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Mayoral Fundraising: Clear Winners and Losers

With the recent release of quarterly campaign finance reports for municipal candidates, we've now gotten a good look at how the race for Jacksonville mayor is shaping up.

This was the first peek behind the curtain for new entrants Rick Mullaney, Jim Bailey, Glorious Johnson and Alvin Brown.  All four jumped into the race earlier in the quarter and began their fundraising in earnest during the month of April.

Combined, the top seven candidates raised over $722,000.  That amount includes personal loans of $50,000 -- $25,000 each for Jim Bailey and Kevin Hyde.

And some clear winners and losers have emerged...

WINNER: Democrat Alvin Brown, likely the major candidate with the lowest overall profile, picked up an impressive $65,000 total. Part of that came from a fundraiser attended by Robert Johnson, the founder and former CEO of Black Entertainment Television.

Among those giving to Brown's campaign are Pajcic & Pajcic, Betty and King  Holzendorf, ambassador and UNF professor Nancy Soderberg, School Board member Martha Barrett and Advanced Disposal Services.

If Brown's fundraising has legs, his chances of earning himself a spot in the run-off go way up.

STRONG SHOWING: Rick Mullaney's $345,000 haul made major headlines and revived interest in his campaign. He's still got high negatives and lower name recognition than most of the field, so he'll need that money to get his message out.

The big test for Mullaney will be the third quarter.  If he can repeat this kind of showing, that would certainly make a statement about his viability.  However, a relatively weak showing next quarter could make him just another member of the pack.

BIG SPENDER: Newspaper publisher Jim Bailey has our favorite website and creative material of the current crop of candidates, but he's also spent heavily to get it. And his campaign has spent quite a bit on hiring top shelf consultants, including Erin Isaac and Teresa Eichner.

Raising $105,000 and loaning his campaign an additional $25,000, Bailey has spent a little over $73,000 to date.  The thought is that Bailey has the means to loan himself additional funds, which could make him a potent competitor.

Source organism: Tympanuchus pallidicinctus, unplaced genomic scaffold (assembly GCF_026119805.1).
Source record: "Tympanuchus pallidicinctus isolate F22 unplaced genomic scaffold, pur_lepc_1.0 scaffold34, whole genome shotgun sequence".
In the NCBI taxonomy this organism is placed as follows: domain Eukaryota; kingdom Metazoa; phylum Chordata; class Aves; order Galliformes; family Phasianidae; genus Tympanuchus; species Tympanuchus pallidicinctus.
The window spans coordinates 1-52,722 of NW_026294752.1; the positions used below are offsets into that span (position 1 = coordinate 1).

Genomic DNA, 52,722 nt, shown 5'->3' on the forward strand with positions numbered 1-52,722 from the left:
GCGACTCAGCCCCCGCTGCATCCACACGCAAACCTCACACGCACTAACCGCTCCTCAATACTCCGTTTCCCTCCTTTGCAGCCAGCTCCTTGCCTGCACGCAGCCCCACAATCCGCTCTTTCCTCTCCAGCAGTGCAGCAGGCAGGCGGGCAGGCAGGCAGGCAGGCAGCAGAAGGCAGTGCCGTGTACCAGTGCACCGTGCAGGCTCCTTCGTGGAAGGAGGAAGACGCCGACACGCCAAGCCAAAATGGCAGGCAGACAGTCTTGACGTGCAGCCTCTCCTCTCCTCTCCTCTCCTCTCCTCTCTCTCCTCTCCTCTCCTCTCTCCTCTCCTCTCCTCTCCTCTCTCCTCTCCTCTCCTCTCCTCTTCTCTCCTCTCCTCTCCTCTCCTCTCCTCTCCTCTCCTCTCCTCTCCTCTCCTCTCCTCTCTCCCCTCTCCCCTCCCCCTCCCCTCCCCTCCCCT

SLOW AND STEADY: Republicans Mike Hogan and Audrey Moran continued to accumulate donors at about the same pace they set in the first quarter. The Moran campaign picked up another $68,000 while Hogan added $73,000 to his total. That leaves Moran with about a quarter-million in cash-on-hand, while Hogan is just a bit behind that.

ON LIFE SUPPORT: City Councilman Kevin Hyde raised an additional $5,000 for his campaign and loaned himself another $25,000. The campaign insists that everything is fine, but it's growing increasingly difficult to see how Hyde will accumulate the funds to be a major factor in this race. Including the personal loan, his campaign still has about $70,000 in available cash.

LOSER: Thought to be the leading Democrat, Councilwoman Glorious Johnson raised only $10,211 in her first quarter and spent nearly all of that.  As of July 1, Johnson had only about $1,600 in the bank.

Johnson's extremely slow start may spell trouble for the Republican-turned-Democrat as she tries to establish herself as the top choice for members of her party. Conventional wisdom is that a Democrat could earn a spot in the run-off, but only if Democratic voters rally behind a single candidate.  Her poor showing out the gate may begin to raise doubts about her long-term viability as a candidate.

THE EIGHTH DWARF: Republican candidate Robert Hutcherson continues to exist just outside of the conversation about this race.  This quarter he banked a little over $6,000 -- of which $5,000 was a personal loan to his campaign.  That leaves him with cash-on-hand of about $7,200.

ALL THE REST: While Florida has caught No Party fever at the statewide level, there are still no serious candidates in the mayoral race who aren't either a Republican or a Democrat. One NPA candidate is Beth Dickie, a realtor who contributed $20 to open her campaign account. Andy Bryan is running as a write-in candidate and opened his account with $250.

A pair of little-known Democrats continued their bids -- Warren Lee raised $240 and Brenda White picked up $505.  Truck driver and Republican candidate David Crosby raised no money.

To review the campaign finance statements of all municipal candidates for the 2011 election, click here visit the Duval Supervisor of Elections website.

7 Responses »

  1. I think I'm voting for Dave Crosby!! Who's with me? 😀

  2. Any relation to Corrine Brown? If so, I don't want him!

  3. LOL Austin! These responses are too funny! Why not put the link or the way to get to the website to see the reports ourselves? That would be a great service for your readers, at least that is what i think.....